• AmWell has done 5.6 million video visits since its inception. 2.9 million of those visits - over 50% - were done in the first six months of 2020. Mind you, this company was founded in 2006. Just wild. Pg. 79.
  • Really interesting to see how COVID changed the nature of the AmWell platform in terms of the providers who are actively doing visits on the platform, which jumped from 24k to 57k total between Q1 and Q2 this year. The vast majority of the increase in providers was from health system customers adding more of their own providers to the AmWell platform - doubling from 22k to 53k from Q1 to Q2 this year. AmWell employed docs increased from 2k to 4k. Additionally, each health system provider was doing significantly more visits - the number of visits per health system provider went up from 16/provider to 32/provider as customer visits went up from 360 thousand to 1.7 million. AmWell employed docs, on the other hand, saw their average number of visits go down - from 180/provider to 127/provider. Curious. See below in chart form. Pg. 111 / 112.
  • The Intermountain customer case study provides some good data on costs of virtual care for low acuity conditions. AmWell cites that video visits are cheaper on a per claim basis - video visit at $45; urgent care at $136; PCP visit at $114; ED visit at $1,384. They get to a cost savings of $323 per episode via virtual care, which includes additional follow-up care costs. Oddly, urgent care costs come in lower than primary care costs - seems weird. Pg. 139.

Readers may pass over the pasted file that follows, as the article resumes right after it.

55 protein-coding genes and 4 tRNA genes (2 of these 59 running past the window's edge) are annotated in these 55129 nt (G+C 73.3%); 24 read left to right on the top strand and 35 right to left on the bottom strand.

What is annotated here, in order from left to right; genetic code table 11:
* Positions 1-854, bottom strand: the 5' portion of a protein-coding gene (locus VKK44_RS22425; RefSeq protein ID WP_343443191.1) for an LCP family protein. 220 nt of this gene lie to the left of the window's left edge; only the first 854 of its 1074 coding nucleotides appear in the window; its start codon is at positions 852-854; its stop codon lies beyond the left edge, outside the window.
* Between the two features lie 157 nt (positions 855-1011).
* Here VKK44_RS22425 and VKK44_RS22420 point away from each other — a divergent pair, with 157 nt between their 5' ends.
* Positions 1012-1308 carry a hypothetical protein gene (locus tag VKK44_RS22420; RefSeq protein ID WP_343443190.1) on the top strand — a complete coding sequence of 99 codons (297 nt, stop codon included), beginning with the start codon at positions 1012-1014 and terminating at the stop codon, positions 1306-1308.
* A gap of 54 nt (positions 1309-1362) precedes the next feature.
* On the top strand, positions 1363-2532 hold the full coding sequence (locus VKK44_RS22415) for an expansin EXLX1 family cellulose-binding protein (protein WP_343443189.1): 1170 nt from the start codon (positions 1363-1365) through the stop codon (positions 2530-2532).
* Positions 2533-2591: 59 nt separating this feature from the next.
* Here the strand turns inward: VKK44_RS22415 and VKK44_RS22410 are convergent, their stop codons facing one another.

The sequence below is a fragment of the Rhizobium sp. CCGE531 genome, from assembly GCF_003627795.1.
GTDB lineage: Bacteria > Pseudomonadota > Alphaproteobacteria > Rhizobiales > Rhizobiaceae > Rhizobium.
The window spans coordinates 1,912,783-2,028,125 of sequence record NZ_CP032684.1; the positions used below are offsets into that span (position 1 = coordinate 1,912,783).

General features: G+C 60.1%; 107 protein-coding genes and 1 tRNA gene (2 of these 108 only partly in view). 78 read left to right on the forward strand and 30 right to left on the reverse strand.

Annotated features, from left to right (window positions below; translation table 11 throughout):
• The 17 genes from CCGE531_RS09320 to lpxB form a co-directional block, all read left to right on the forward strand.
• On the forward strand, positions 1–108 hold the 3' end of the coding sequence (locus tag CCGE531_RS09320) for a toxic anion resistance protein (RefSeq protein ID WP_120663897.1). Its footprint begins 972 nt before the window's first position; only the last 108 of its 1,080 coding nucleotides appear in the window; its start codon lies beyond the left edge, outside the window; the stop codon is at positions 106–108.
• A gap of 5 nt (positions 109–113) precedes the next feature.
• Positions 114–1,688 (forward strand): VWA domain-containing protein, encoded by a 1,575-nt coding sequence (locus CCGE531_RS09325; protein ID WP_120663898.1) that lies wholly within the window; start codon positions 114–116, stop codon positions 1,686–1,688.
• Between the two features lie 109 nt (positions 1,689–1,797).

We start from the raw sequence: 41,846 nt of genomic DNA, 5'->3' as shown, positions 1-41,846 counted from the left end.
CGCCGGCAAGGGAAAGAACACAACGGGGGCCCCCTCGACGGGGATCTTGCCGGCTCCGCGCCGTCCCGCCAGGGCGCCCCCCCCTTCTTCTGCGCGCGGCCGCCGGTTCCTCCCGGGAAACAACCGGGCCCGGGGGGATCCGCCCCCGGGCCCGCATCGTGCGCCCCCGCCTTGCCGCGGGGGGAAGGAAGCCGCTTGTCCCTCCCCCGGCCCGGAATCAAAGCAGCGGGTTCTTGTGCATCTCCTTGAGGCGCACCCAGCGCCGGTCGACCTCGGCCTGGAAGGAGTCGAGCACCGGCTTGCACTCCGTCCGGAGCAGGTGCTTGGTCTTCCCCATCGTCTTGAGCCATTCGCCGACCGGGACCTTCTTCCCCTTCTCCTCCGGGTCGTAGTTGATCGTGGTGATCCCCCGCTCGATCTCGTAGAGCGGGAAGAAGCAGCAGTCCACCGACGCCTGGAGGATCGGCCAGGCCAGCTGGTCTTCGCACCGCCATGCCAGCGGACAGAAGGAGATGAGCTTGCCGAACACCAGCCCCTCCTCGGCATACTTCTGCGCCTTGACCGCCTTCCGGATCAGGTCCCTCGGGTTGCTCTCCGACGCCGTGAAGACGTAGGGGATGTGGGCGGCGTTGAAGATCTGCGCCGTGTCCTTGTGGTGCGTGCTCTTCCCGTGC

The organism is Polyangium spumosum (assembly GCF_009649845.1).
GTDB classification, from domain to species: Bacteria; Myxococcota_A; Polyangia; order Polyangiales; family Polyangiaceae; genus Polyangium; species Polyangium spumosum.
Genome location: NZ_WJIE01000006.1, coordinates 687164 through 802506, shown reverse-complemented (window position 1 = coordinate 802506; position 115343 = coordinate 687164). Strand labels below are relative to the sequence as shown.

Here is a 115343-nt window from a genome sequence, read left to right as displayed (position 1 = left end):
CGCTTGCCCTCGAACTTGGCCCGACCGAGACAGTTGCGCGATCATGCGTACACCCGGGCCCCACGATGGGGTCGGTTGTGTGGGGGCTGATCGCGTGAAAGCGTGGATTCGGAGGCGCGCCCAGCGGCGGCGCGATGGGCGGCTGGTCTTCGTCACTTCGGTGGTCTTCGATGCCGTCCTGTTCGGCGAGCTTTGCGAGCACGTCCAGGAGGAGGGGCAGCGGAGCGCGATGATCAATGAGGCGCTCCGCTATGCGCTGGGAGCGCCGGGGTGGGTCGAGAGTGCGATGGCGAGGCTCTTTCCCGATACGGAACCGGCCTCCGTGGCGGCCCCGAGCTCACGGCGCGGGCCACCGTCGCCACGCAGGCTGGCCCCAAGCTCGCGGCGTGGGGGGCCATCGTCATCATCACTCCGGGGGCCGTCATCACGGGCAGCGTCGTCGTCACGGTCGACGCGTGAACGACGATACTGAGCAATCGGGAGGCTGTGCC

• Interesting to look at how slow health systems (and payors too for that matter) are in adopting telehealth even once they’ve decided to buy. For AmWell’s typical health system customer contracts in year 1, 80% of providers adopt only one or two telehealth modules. In year 2 it goes down to only 75%, year 3 it’s 55%. The majority of customers after three years still have only 1 or 2 modules implemented? Makes sense why the annual contract values are so low - this seems like a huge opportunity as telehealth presumably penetrates care delivery more fully. Pg. 84.